PERIES: Now Steve, this is a part of the norm about being in Washington. Many have come out being critical of this revolving door effect in Washington, where the private sector is the pool of people you attract when you come into office, and then of course when you leave those positions you benefit from it. Is there anybody in Washington who’s adamantly against this kind of private sector revolving door effect with the government? And is anyone advocating against this in Washington?

HORN: Well, we’ll just talk about in the context–of course more broadly yes, a lot of public interest groups are opposed to groups like Public Citizen, and various public interest groups in Washington, DC do oppose this or push for longer cooling-off periods between working for the government and working for the private sector.

That said, in the case of Mexico and concern over this issue, Mexico’s kind of been a forgotten thing in general, in discussion over oil and gas in North America. There’s obviously quite a bit of talk and a lot of the coverage of the tar sands in Canada, the tar sands pipelines. How Canada fits into this picture and the ties between Canada and the U.S. for energy. But Mexico has sort of, I think, been basically forgotten. I think a lot of people in the United States, it’s almost the fact that there was even these constitutional reforms back in December 2013 that did completely overhaul the oil and gas industry there, that is even news. It was not news that was widely covered in the United States except for in the business press and so on.

We have a lot of catching up to do in the United States, especially people who are interested in the environment, climate change, and energy. We have a lot of catching up to do on what’s been going on in Mexico. I think one big disadvantage, of course, is the language barrier. A lot of these articles in Mexico are coming out in Spanish and a lot of people in the United States don’t speak Spanish. I think that’s one big barrier. But I think there’s still a lot of reporting, a lot of investigating, to be done. I think all my article really did is raise a big premise that’s out there, that there was heavy State Department involvement.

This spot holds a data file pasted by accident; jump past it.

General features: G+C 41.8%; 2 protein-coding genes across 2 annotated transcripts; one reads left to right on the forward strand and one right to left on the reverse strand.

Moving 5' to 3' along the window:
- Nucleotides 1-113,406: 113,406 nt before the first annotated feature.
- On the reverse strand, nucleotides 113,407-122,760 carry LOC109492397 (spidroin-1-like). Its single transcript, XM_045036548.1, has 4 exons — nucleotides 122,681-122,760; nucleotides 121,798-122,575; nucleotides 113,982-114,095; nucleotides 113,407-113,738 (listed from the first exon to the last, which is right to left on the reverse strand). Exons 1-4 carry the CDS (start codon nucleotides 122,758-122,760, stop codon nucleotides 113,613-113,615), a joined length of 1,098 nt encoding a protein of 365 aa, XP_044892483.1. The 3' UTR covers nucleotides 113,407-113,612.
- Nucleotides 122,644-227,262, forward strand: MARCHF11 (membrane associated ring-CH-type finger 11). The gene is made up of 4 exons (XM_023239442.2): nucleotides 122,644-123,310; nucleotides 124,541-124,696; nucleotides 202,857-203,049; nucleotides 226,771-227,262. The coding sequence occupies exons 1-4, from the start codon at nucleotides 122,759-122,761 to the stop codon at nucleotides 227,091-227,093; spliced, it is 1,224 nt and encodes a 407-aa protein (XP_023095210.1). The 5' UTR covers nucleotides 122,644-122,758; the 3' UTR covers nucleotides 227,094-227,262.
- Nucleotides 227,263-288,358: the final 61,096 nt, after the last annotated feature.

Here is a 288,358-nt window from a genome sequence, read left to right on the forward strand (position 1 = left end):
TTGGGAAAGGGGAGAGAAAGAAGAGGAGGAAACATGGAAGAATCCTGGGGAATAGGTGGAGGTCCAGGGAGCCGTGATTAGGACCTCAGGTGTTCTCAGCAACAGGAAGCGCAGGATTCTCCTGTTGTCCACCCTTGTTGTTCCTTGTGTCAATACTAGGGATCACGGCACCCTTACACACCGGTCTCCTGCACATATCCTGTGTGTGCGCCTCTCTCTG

PERIES: Steve, what do you make of Hillary Clinton and energy and environmental policy going into this presidential election campaign year?

HORN: Well, I do think that this clearly show–I think it’s another example of the role that her State Department that she led, the push that they have led to spread fracking technology around the world. More broadly looking at this, her State Department ran a program called the Global Shale Gas Initiative that still exists now. It’s called the Unconventional Gas Technical Engagement Program. This is part of her legacy at the State Department. It’s a program that still exists, as I said.

And it sort of, I think it should be [obv], I mean, to people watching. She’s very friendly to oil and gas interest now. She has heavy funding from bundlers who are in the oil and gas industry. She’s of course never, ever said anything critical about things like fracking. So she’s sort of, I mean, at this point still trying to posture as somebody who cares about the climate, that sort of thing. But the track record shows complete opposite. It shouldn’t be surprising people if she does become president and ends up pushing these same things she was pushing during her four years in the State Department.

PERIES: Steve Horn, thank you so much for joining us today.

HORN: Thanks for having me.

PERIES: And thank you for joining us on the Real News Network.

End